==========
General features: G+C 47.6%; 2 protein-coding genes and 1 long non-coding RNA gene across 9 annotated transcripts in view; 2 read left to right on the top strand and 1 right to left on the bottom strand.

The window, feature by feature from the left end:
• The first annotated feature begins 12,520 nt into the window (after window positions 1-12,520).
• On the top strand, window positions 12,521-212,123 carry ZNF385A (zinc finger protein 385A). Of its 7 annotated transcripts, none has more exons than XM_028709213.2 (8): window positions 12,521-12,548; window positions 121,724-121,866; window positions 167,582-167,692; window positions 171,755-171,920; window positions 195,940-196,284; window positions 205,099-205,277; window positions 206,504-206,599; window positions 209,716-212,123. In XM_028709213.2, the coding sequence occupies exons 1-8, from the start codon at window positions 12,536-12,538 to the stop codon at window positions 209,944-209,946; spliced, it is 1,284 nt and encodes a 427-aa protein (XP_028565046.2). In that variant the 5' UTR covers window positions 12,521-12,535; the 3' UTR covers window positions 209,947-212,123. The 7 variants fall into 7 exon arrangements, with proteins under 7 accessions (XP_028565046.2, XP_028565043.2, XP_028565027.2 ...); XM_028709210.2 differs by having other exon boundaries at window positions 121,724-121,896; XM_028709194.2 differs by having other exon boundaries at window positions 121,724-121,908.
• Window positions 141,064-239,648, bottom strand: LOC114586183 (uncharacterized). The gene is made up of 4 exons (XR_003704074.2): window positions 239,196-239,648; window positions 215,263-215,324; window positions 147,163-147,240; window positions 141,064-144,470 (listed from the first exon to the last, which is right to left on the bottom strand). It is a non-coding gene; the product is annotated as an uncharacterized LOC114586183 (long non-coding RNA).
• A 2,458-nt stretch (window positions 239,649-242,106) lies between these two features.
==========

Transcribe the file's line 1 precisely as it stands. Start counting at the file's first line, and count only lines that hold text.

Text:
General features: G+C 47.6%; 2 protein-coding genes and 1 long non-coding RNA gene across 9 annotated transcripts in view; 2 read left to right on the top strand and 1 right to left on the bottom strand.